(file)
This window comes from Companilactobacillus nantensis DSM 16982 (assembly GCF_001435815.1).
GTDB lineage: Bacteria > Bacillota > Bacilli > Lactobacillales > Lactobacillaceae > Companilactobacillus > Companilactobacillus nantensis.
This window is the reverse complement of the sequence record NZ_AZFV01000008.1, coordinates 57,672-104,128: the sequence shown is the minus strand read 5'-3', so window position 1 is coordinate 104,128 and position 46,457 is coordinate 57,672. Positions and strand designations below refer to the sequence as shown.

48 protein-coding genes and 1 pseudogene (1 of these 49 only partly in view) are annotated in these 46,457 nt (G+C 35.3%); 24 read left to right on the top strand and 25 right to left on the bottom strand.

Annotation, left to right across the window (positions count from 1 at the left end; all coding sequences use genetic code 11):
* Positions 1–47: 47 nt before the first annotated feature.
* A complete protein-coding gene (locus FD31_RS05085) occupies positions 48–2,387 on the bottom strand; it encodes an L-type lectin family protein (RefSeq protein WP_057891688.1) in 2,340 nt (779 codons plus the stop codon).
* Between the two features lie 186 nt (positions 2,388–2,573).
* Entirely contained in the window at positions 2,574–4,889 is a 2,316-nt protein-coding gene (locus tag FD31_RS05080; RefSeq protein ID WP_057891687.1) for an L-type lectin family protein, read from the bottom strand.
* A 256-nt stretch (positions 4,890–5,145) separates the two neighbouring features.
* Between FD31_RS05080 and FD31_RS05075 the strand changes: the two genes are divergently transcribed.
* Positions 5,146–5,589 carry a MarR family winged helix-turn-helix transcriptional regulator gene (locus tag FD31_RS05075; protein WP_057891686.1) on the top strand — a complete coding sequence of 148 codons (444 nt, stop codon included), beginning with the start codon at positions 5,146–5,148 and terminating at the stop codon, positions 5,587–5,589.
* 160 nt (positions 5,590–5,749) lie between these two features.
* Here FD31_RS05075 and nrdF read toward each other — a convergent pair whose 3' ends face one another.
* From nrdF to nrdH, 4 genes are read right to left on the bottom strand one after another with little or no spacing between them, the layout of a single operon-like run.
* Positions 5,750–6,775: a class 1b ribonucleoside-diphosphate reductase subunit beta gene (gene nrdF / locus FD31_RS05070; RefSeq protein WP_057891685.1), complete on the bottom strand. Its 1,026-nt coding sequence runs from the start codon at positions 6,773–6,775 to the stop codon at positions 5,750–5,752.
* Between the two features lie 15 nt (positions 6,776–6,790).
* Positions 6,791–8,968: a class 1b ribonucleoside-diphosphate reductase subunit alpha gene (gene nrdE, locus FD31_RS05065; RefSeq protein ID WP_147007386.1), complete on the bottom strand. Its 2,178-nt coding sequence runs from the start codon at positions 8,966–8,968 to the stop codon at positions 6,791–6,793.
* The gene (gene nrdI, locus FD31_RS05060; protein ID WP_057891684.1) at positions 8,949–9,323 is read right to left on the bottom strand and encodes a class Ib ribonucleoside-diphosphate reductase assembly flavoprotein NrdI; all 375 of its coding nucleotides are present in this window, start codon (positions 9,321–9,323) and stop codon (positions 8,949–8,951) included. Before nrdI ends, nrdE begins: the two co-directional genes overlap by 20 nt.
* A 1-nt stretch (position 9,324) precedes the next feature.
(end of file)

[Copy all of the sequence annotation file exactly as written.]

This window comes from Companilactobacillus nantensis DSM 16982 (assembly GCF_001435815.1).
GTDB lineage: Bacteria > Bacillota > Bacilli > Lactobacillales > Lactobacillaceae > Companilactobacillus > Companilactobacillus nantensis.
This window is the reverse complement of the sequence record NZ_AZFV01000008.1, coordinates 57,672-104,128: the sequence shown is the minus strand read 5'-3', so window position 1 is coordinate 104,128 and position 46,457 is coordinate 57,672. Positions and strand designations below refer to the sequence as shown.

48 protein-coding genes and 1 pseudogene (1 of these 49 only partly in view) are annotated in these 46,457 nt (G+C 35.3%); 24 read left to right on the top strand and 25 right to left on the bottom strand.

Annotation, left to right across the window (positions count from 1 at the left end; all coding sequences use genetic code 11):
* Positions 1–47: 47 nt before the first annotated feature.
* A complete protein-coding gene (locus FD31_RS05085) occupies positions 48–2,387 on the bottom strand; it encodes an L-type lectin family protein (RefSeq protein WP_057891688.1) in 2,340 nt (779 codons plus the stop codon).
* Between the two features lie 186 nt (positions 2,388–2,573).
* Entirely contained in the window at positions 2,574–4,889 is a 2,316-nt protein-coding gene (locus tag FD31_RS05080; RefSeq protein ID WP_057891687.1) for an L-type lectin family protein, read from the bottom strand.
* A 256-nt stretch (positions 4,890–5,145) separates the two neighbouring features.
* Between FD31_RS05080 and FD31_RS05075 the strand changes: the two genes are divergently transcribed.
* Positions 5,146–5,589 carry a MarR family winged helix-turn-helix transcriptional regulator gene (locus tag FD31_RS05075; protein WP_057891686.1) on the top strand — a complete coding sequence of 148 codons (444 nt, stop codon included), beginning with the start codon at positions 5,146–5,148 and terminating at the stop codon, positions 5,587–5,589.
* 160 nt (positions 5,590–5,749) lie between these two features.
* Here FD31_RS05075 and nrdF read toward each other — a convergent pair whose 3' ends face one another.
* From nrdF to nrdH, 4 genes are read right to left on the bottom strand one after another with little or no spacing between them, the layout of a single operon-like run.
* Positions 5,750–6,775: a class 1b ribonucleoside-diphosphate reductase subunit beta gene (gene nrdF / locus FD31_RS05070; RefSeq protein WP_057891685.1), complete on the bottom strand. Its 1,026-nt coding sequence runs from the start codon at positions 6,773–6,775 to the stop codon at positions 5,750–5,752.
* Between the two features lie 15 nt (positions 6,776–6,790).
* Positions 6,791–8,968: a class 1b ribonucleoside-diphosphate reductase subunit alpha gene (gene nrdE, locus FD31_RS05065; RefSeq protein ID WP_147007386.1), complete on the bottom strand. Its 2,178-nt coding sequence runs from the start codon at positions 8,966–8,968 to the stop codon at positions 6,791–6,793.
* The gene (gene nrdI, locus FD31_RS05060; protein ID WP_057891684.1) at positions 8,949–9,323 is read right to left on the bottom strand and encodes a class Ib ribonucleoside-diphosphate reductase assembly flavoprotein NrdI; all 375 of its coding nucleotides are present in this window, start codon (positions 9,321–9,323) and stop codon (positions 8,949–8,951) included. Before nrdI ends, nrdE begins: the two co-directional genes overlap by 20 nt.
* A 1-nt stretch (position 9,324) precedes the next feature.